Aspartame was discovered by accident in 1965, when James Schlatter, a chemist of G.D. Searle Company was testing an anti-ulcer drug. Aspartame was approved for dry goods in 1981 and for carbonated beverages in 1983.
Aspartame is the most common artificial sweetener that goes by the names NutraSweet and Equal. Its claim to fame is that it provides a sweet taste without calories. You find aspartame in diet soda, sugar free gum, low-fat yogurt, sugar less candy etc. If something says “low-fat” or “sugar-free” be weary of the potential for aspartame.
Dr. Alan Gaby, MD, reported in Alternative Medicine Review in 2007 that aspartame found in commercial products or heated beverages may be a seizure trigger and should be evaluated in cases of difficult seizure management.
People who have the genetic disorder called phenylketonuria (PKU) shouldn’t use aspartame because the amino acid phenylalanine builds up in the body and can cause brain damage. Also, people who are taking medications for schizophrenia should also avoid aspartame.
According to researchers and physicians studying the adverse effects of aspartame, the following chronic illnesses can be triggered or worsened by ingesting of aspartame:
Brain tumors, multiple sclerosis, epilepsy, chronic fatigue syndrome, parkinson's disease, alzheimer's, mental retardation, lymphoma, birth defects, fibromyalgia, and diabetes.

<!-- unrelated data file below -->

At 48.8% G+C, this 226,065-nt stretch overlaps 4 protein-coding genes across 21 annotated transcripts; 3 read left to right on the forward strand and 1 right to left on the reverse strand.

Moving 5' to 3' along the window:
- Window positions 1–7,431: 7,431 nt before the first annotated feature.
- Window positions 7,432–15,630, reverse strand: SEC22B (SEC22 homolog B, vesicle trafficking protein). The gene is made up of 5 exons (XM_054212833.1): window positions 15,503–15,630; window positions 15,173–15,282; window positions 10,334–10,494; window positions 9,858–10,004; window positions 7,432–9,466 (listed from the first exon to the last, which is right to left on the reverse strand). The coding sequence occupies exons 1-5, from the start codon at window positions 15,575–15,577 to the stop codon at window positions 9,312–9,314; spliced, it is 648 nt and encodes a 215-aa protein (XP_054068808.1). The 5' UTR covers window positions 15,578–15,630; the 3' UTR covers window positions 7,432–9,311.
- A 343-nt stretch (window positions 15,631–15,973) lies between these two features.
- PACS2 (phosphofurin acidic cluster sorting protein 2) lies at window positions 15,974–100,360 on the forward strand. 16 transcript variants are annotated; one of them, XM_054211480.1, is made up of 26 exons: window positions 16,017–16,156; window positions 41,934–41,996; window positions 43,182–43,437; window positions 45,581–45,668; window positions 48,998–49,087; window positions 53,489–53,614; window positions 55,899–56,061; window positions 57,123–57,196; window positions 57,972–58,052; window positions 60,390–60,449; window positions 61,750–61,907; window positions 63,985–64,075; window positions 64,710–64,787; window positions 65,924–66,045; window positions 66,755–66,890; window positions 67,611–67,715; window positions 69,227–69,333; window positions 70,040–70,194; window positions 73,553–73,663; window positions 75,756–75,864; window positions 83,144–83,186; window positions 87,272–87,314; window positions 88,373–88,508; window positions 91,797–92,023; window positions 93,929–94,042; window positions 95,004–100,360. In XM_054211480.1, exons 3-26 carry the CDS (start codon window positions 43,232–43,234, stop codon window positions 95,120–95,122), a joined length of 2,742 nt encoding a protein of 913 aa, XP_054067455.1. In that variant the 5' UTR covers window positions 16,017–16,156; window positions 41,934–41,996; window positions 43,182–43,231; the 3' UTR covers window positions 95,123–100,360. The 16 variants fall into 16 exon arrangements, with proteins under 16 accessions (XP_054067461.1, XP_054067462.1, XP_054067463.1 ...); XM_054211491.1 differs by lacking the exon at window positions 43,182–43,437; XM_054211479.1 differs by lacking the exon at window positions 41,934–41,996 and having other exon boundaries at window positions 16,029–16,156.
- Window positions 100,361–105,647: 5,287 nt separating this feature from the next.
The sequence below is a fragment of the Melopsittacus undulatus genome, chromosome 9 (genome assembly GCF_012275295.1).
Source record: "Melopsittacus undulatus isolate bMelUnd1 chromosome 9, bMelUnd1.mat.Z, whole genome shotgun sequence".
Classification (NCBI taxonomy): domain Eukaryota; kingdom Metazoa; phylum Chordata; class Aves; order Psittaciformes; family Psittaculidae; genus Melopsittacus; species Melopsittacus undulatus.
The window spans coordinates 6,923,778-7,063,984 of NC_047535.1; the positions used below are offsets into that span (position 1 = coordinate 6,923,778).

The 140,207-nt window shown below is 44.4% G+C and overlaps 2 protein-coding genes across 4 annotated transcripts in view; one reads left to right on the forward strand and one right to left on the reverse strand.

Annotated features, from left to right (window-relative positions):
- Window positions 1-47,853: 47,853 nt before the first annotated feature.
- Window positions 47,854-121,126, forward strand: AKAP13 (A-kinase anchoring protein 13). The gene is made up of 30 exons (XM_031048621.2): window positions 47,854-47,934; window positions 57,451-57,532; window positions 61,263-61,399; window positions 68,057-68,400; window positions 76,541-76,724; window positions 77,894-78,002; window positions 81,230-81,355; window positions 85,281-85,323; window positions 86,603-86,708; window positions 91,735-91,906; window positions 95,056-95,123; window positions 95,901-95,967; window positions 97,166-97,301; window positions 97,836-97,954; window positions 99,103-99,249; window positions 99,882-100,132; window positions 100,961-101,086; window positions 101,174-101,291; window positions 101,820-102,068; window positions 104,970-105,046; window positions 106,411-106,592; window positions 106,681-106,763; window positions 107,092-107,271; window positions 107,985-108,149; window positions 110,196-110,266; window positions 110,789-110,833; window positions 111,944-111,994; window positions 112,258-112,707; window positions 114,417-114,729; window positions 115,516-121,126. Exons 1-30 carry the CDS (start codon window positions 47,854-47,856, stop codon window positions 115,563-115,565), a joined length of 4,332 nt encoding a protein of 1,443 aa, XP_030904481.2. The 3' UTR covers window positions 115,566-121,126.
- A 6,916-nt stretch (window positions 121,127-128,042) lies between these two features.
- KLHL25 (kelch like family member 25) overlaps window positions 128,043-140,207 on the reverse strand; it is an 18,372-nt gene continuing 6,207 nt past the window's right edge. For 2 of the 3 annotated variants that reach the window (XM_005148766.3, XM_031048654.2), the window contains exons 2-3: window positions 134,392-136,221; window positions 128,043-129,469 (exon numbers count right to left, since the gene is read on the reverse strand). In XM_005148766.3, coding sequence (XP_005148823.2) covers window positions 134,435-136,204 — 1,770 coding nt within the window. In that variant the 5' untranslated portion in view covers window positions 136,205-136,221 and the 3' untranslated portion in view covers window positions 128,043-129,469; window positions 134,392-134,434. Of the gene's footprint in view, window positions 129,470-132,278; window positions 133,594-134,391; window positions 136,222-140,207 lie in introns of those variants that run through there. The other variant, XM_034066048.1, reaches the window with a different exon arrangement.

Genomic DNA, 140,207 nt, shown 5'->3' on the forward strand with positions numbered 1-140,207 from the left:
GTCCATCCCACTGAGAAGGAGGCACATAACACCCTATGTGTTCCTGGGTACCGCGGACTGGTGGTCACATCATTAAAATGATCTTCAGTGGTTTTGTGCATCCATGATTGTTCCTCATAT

While aspartame is indeed approved by the FDA, the consumer advocate organization Center for Science in the Public Interest has cited numerous studies that suggest problems with the sweetener, including a study by the Harvard School of Public Health.
Research is ongoing to confirm or invalidate connections between these ailments and aspartame, but currently there is still inconsistent outcomes in studies. Some research reports increased risk, symptoms or disease acceleration, while others report no negative outcomes with aspartame intake.
Natural alternatives to aspartame
The controversy over aspartame continues. Available evidence doesn’t suggest long-term negative effects, but research is ongoing. Before you switch back to sugar (which is high in calories and has no nutritional value), you can consider natural alternatives to aspartame. You may try sweetening foods and beverages with:
While such products are indeed more “natural” compared to artificial versions like aspartame, you should still consume these alternatives in limited quantities.
Sweeteners like aspartame – which is about 200 times sweeter than sugar – can also confuse the body's responses. When you consume sweets, the body expects calories to follow; but sweeteners don't deliver the payoff.
That can actually lead to people seeking out more sweets. Many big diet-drink consumers describe themselves as having an insatiable sweet tooth.
So, what are we to take from all this?
Basically, that aspartame is not a dangerous chemical. But nor is it a panacea for what ails our sugar-obsessed society.
Extracted from Nexus Magazine, Volume 2, #28 (Oct-Nov '95) and Volume 3, #1 (Dec '95-Jan '96).